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November 17, 2005
Penn State could end title drought
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STATE COLLEGE, Pa. - Kerry Collins, Ki-Jana Carter and Kyle Brady walked on to the Beaver Stadium field on a cool, dreary April day to the cheers of Penn State fans.
Other members of the Nittany Lions' undefeated 1994 team were also on hand that afternoon for a ceremony during the spring scrimmage to honor the squad that won the school's first Big Ten crown.
Penn State hasn't won another since, but maybe that April event was an omen.
The fifth-ranked Nittany Lions (9-1, 6-1) can secure at least a share of their second Big Ten title if they beat Michigan State on Saturday.
"It's been talked about a lot ... to really bring back Penn State to where things were before," linebacker Paul Posluszny said about possibly ending the 11-year drought. "That would really put us over the top."
Few people thought that Penn State would leave the upper half of the conference after the Nittany Lions joined the Big Ten in 1993.
"I didn't think it would be 11 years before we would contend for the Big Ten title," said Wally Richardson, a backup quarterback on the 1994 team who now works as an academic adviser at Penn State.
"But one thing about being in a conference," he said. "Everyone has the potential to beat each other up."
Penn State was seen as the new bully on the block when it came into the Big Ten, a likely perennial contender from the East in a Midwest-centered league dominated by Ohio State and Michigan.
Initially, Michigan State was the only school that "really embraced" Penn State early on in the Big Ten, coach Joe Paterno said.
In fact, the teams have played their final regular season game against each other since 1993 after Paterno was approached by George Perles, who coached the Spartans in the early 1990s.
"Later on as we went along, there were other guys in the league that talked to me about how glad that they were that we were in the league. Some of them, obviously, no," Paterno said. "There are still some people, I think, who wonder why we are in the league."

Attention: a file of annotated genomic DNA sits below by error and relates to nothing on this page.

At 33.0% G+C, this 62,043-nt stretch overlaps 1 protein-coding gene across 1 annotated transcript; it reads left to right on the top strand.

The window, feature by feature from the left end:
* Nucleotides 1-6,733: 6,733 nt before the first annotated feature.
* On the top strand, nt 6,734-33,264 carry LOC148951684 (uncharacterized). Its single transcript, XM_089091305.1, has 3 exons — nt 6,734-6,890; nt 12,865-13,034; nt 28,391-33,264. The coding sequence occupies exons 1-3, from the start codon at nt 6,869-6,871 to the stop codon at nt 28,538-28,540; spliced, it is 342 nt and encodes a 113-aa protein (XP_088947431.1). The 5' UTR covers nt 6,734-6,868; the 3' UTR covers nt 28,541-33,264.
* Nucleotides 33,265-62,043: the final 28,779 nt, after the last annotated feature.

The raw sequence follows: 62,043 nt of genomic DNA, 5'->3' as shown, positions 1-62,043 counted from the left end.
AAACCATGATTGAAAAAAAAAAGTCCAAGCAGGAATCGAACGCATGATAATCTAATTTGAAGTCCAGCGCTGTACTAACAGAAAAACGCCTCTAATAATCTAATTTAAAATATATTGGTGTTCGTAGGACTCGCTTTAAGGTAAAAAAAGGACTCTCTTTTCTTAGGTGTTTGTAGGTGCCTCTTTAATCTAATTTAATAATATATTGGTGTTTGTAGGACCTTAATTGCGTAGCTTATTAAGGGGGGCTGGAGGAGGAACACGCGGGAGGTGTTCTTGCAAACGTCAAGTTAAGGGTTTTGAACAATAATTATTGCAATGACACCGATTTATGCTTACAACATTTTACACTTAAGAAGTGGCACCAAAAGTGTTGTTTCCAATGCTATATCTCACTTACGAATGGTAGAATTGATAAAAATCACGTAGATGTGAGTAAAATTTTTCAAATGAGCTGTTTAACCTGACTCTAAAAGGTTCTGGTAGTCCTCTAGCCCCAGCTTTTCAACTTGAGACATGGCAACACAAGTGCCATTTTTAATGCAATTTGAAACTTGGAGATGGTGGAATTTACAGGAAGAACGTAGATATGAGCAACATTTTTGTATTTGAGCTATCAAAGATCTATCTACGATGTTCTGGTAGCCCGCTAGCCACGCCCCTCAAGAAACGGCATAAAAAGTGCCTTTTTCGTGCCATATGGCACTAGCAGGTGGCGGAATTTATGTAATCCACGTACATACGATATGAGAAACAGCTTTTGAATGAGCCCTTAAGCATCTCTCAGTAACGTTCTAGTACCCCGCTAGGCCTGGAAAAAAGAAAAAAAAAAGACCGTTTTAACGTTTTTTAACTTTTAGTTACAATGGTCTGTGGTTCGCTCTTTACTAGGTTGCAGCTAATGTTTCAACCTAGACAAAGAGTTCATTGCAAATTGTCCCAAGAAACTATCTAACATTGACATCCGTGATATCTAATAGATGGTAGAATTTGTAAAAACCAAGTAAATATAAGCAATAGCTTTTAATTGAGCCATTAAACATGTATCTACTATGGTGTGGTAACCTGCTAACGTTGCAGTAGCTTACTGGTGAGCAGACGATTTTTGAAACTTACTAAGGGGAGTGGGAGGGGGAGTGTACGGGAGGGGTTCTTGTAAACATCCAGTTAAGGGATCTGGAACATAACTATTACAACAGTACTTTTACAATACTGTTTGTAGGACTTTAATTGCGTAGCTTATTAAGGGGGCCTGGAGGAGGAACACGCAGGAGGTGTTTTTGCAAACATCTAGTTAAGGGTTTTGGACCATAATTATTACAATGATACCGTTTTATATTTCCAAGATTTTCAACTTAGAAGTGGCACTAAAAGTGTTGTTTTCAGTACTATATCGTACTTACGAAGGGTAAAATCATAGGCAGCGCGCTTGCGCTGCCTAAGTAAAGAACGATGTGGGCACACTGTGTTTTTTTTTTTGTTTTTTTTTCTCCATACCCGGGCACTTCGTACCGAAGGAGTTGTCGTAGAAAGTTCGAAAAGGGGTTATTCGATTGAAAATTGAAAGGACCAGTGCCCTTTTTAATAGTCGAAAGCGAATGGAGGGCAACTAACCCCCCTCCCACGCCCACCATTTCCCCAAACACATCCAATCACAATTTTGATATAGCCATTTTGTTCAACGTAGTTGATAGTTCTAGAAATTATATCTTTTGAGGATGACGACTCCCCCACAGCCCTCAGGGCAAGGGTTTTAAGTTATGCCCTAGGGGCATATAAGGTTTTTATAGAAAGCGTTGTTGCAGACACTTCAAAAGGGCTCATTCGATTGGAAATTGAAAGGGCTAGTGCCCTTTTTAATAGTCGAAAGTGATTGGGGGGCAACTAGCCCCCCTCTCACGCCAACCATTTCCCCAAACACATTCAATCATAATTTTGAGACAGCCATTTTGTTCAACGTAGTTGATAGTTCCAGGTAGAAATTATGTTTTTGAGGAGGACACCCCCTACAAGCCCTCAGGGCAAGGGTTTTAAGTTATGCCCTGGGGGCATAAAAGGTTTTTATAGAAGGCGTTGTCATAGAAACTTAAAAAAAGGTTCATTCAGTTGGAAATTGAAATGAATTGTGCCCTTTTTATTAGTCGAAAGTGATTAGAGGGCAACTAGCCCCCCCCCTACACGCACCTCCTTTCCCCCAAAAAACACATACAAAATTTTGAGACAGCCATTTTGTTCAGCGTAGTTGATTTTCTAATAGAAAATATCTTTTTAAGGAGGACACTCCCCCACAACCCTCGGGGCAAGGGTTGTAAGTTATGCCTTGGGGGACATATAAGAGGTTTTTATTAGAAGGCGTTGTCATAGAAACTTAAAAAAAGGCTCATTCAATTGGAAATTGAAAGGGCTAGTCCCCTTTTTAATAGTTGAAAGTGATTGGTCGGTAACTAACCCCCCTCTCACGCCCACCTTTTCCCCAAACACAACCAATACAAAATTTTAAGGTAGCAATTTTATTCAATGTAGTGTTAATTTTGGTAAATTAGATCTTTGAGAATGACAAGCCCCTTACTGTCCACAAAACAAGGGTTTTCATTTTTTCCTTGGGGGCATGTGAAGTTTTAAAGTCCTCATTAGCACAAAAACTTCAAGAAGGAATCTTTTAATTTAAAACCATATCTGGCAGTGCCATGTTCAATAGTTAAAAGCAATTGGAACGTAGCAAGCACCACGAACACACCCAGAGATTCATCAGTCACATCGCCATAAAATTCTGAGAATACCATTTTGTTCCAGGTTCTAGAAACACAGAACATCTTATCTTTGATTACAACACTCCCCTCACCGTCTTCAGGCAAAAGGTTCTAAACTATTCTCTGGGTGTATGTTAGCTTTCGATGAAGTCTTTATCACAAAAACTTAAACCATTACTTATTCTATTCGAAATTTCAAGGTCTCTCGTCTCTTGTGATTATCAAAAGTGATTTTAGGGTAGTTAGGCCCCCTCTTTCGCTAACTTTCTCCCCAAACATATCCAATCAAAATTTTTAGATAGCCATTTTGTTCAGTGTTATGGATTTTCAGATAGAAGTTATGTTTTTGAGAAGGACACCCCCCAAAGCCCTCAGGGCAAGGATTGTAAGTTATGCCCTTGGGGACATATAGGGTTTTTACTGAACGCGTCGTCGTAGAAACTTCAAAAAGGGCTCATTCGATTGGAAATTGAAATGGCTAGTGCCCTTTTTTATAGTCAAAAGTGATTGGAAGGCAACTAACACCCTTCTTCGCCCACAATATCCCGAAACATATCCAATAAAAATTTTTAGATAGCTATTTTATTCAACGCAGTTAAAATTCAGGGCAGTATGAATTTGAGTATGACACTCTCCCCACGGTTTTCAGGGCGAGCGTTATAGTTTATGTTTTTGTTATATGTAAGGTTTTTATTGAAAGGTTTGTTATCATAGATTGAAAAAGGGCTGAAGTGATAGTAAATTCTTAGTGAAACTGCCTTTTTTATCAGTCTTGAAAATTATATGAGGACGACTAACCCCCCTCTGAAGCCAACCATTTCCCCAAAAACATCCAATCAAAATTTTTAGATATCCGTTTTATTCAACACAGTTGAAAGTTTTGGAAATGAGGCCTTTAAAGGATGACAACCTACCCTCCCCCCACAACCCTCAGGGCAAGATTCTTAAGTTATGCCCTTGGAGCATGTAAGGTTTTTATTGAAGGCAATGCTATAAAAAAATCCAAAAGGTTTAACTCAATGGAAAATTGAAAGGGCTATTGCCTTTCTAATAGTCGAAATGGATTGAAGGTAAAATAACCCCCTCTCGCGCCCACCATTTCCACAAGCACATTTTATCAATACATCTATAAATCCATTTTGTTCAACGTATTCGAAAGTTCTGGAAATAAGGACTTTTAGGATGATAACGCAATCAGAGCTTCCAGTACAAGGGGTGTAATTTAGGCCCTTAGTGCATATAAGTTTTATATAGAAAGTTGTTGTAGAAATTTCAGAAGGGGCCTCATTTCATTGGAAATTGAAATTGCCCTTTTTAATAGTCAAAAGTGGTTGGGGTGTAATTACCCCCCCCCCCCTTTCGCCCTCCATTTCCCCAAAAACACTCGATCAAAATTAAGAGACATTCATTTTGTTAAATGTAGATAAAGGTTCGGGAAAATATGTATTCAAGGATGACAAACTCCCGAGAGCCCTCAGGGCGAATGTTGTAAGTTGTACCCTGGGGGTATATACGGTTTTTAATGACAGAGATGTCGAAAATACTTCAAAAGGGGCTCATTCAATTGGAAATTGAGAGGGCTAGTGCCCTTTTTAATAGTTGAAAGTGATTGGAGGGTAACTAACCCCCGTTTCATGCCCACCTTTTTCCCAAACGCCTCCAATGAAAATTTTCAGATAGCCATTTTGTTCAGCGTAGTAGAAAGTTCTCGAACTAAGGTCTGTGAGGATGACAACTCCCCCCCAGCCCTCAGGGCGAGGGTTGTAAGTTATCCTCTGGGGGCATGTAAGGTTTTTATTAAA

Penn State was third in its inaugural Big Ten season before a 12-0 campaign in 1994 that included a conference title, a Rose Bowl win and a No. 2 finish behind national champion Nebraska. With an attack led by Heisman finalists Collins and Carter, along with Brady and Bobby Engram, Penn State led the nation in scoring (49.7 points per game) and total offense (520 yards per game.)
Penn State slipped to third in the Big Ten the next three seasons before sliding further down the standings.
The low point came in 2003 and 2004, when the Nittany Lions won just seven games total and only three in the Big Ten, finishing ninth in the 11-team conference each season.
Now Penn State is back atop the conference and in the national spotlight behind a dominant defense led by Posluszny (106 tackles) and a much-improved offensive attack sparked by quarterback Michael Robinson (15 passing touchdowns, 10 rushing TDs).
The Lions are tied for first in the Big Ten with No. 9 Ohio State with 6-1 league records. With a win, Penn State would grab the league's automatic berth in the BCS - even if Ohio State beats No. 17 Michigan on Saturday - since the Lions already beat the Buckeyes last month.
Penn State alums are beaming these days and happy to see their old coach back on top.
"He's caught so much grief up there the past four or five years. He hasn't changed," said Collins in between practices with the Oakland Raiders. "His attitude has been the same and (he) has kept doing the things he's believed in."
"I hope they finish out the season with a couple wins," he added. "I know it will do wonders for their program."
Engram, now with the Seattle Seahawks, has been following the Lions on pay-per-view this season.
"I've been saying all along, it's not Joe," Engram said. "They were playing a lot of young guys during those years they were losing. They didn't have guys who were making plays. Now, they've got great playmakers on offense ... In the Big Ten, that's the key. You have to score points."
Though Michigan State (5-5, 2-5) has lost five of its last six, the Spartans lead the Big Ten in total offense (506.9 yards per game) with quarterback Drew Stanton.
"It would definitely mean a lot," Robinson said about a Big Ten crown. "But that's a question, if things go our way on Saturday, that's probably a question for after the game."For more coverage of the Penn State Nittany Lions, check out BlueWhiteIllustrated.com.